That sweet sound of summer echoes through the ballpark as bat meets ball on a mild summer evening. The batter, praying for a hit as the pitcher wishes for anything but, watches as the sharply struck ball sails high… and foul! The fielder, ranging into foul ground, thinks he’s got a shot at it. All eyes focus on the crowd as the fielder dives in, glove up, looking to make the play. “OUT!” exclaims the umpire as the fielder reemerges from the gathering of fans. One fan holds up a prized souvenir as the fielder scampers to his dugout with an empty glove. It only took one replay to confirm what almost all of us saw with the naked eye… he never caught the ball. The only opinion that matters at that point however, is the umpire making the call.
Why open an article about football with a baseball story? It’s a widely held belief that baseball has been slow to embrace replay, citing “the human element” of the game. Umpires and referees are the people charged with enforcing the rules of the game on the field of play, and they can make mistakes as well. Replay could help, as it does in football, but it’s not perfect either. In football, replay still doesn’t get every call 100% right to the satisfaction of 100% of viewers. How about the so-called “Calvin Johnson Play”… now how was that not a touchdown again? Those referees, those umpires rely on good judgment gained through their experience in making those tough calls. Then they’ve gotta stick with it, why, because an unsure official helps no one. So as I sat there, watching a reply over and over of a player being called out, when he very clearly wasn’t; my mind drifted toward the upcoming NFL season and the earlier announcement that the league will begin hiring and training replacement referees as talks between them and the National Football League Referees Association have stalled completely.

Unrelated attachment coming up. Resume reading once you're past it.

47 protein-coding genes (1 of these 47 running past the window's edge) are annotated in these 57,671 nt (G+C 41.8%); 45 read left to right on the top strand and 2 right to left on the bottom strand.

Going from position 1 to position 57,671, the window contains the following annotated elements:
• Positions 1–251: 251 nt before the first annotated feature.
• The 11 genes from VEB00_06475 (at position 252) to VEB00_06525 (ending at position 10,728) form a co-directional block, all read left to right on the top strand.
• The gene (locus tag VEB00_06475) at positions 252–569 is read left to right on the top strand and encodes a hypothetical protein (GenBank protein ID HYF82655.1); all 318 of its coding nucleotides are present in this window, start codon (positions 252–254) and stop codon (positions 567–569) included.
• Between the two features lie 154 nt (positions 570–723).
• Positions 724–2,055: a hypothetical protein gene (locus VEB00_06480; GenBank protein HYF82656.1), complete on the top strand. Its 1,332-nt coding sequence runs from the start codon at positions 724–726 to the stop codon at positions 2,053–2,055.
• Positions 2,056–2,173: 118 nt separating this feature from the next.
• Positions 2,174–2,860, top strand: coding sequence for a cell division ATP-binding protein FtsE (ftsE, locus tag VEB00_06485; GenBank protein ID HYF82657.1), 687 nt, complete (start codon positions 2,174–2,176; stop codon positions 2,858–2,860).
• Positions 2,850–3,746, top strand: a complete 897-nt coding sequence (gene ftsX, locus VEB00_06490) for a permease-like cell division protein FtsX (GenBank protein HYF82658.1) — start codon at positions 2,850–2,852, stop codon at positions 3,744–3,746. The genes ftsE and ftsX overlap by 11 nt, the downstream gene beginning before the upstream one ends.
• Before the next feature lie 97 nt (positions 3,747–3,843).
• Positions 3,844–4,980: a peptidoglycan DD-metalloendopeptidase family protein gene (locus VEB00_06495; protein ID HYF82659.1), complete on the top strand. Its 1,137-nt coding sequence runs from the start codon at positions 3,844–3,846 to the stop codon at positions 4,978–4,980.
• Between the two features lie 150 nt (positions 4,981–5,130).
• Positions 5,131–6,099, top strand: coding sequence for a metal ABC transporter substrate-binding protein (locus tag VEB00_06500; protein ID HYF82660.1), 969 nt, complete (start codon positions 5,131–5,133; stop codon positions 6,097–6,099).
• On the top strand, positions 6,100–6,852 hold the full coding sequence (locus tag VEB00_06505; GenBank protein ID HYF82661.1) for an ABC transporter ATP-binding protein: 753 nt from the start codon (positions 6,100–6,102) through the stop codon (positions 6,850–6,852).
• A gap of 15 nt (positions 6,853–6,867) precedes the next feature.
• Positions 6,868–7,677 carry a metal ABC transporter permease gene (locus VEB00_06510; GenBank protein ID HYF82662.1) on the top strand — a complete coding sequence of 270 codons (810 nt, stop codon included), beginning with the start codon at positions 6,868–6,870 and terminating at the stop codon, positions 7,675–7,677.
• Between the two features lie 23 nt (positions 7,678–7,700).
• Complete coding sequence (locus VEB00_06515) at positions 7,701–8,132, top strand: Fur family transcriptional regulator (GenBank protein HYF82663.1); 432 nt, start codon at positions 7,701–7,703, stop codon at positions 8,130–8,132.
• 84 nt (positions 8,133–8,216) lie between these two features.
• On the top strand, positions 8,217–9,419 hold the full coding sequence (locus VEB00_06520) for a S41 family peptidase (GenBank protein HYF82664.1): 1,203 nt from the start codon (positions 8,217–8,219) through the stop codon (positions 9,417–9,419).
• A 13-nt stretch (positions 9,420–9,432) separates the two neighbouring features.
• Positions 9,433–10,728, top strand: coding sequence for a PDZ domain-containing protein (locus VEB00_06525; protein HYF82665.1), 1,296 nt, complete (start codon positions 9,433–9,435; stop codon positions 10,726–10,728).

With the very real possibility of replacement referees officiating the 2012 NFL season, why aren’t players like Denver Broncos linebacker Joe Mays as concerned as I am? “If you go out there and play the game the way it’s supposed to be played and control what you do, the refs don’t really have too much say-so in it if you’re playing the game the way it’s supposed to be played,” says Mays. I beg to differ strongly with that opinion! I remember a game in 2008, Broncos near the Chargers’ end zone looking to punch it in! Enter Ed “Guns” Hochuli. As the play occurred, then Broncos QB Jay Cutler dropped back to pass and completely lost the ball, which was picked up by Chargers linebacker Tim Dobbins. With Cutler’s back to Hochuli at the time, Guns blew his whistle deeming the play an incomplete pass. Replay would show that it was a fumble, but the damage was done. The play had been blown dead. To make matters worse, the team that recovered the “fumble” didn’t even get possession of the ball because the whistle was blown! Apologies from Hochuli aside, that’s a veteran referee and former NFLRA President blowing that call… what would happen if one of the replacements is in a similarly hairy situation? Coaches can coach and players can play, but the league should be aware that the officials are more than an ancillary part of the game, and do what they can to resolve the current impasse between the NFL & the NFLRA.
Follow the conversation & contact Joseph Haas via Twitter @JerseyHaas
*** Original publishing date 7.4.2012; the NFL season would start with replacement referees on the field. ***